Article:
Papayas grow in Fiji and other tropical places. Not in Finland, but actually I have planted a pawpaw tree in Africa when were were living there. Remembering today Easter Sundays with papaya. Tropical papaya is married here with prunes – something that belongs to my childhood celebrations.
We had half of a large papaya for breakfast this morning. I have a lovely memory eating papaya for breakfast in Fiji – a hotel in Tavua. That was my first time eating it.
I wanted to bake a pie with the other half. It worked well. The pastry was pretty easy to do, just worked with the fork. I did not even whisk the eggs for the custard. I used my fingers only slightly as I spread the crumbs into the baking dish – mainly to push the pastry up the sides. The pastry was nice and crunchy and contrasted well with the custard type of filling. Yes, could have even put in a few more prunes!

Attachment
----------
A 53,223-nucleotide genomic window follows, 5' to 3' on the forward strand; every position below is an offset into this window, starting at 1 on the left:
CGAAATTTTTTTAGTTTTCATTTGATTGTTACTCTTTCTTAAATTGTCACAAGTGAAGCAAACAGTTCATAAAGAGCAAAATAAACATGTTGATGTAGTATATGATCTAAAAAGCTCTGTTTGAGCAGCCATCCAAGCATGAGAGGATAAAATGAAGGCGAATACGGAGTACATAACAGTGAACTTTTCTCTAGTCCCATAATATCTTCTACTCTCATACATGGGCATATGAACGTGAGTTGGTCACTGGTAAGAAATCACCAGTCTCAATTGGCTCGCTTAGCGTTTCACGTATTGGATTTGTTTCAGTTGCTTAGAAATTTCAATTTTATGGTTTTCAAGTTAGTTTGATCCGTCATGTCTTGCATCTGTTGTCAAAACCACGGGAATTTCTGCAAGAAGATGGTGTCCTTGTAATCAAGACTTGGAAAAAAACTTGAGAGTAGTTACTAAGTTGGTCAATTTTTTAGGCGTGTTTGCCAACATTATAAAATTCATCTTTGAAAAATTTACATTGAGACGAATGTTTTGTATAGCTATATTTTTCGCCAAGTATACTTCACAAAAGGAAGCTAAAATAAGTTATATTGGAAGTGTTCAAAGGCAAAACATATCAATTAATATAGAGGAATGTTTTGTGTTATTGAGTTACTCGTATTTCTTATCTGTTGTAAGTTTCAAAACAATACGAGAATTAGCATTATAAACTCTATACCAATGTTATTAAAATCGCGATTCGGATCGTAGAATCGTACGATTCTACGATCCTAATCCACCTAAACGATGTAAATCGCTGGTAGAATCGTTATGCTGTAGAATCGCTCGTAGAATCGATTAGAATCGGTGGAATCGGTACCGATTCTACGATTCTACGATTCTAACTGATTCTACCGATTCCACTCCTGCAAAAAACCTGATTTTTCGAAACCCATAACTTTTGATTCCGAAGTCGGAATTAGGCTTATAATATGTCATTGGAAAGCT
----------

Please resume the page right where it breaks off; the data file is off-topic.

As you can see, I first called the recipe Pawpaw Pie. I had to change the name as I have now googled – in response to a comment – that pawpaw and papaya are not the same fruit, even though the names are used for both at times – like I did. I used papaya and it is tropical, the tree has leaves really only at the top and the fruit has lots of peppercorn like seeds. Pawpaw grows in a scrub-type tree and there are larger and fewer seeds in two rows. The flowers are different too. Pawpaw grows in America. Sorry if I mislead anyone.
Han, the Fiji paw paw also only has the leaves around the top – like a fringe. There are different varieties but the tree is much the same.
So you actually call them paw paws? Not papayas?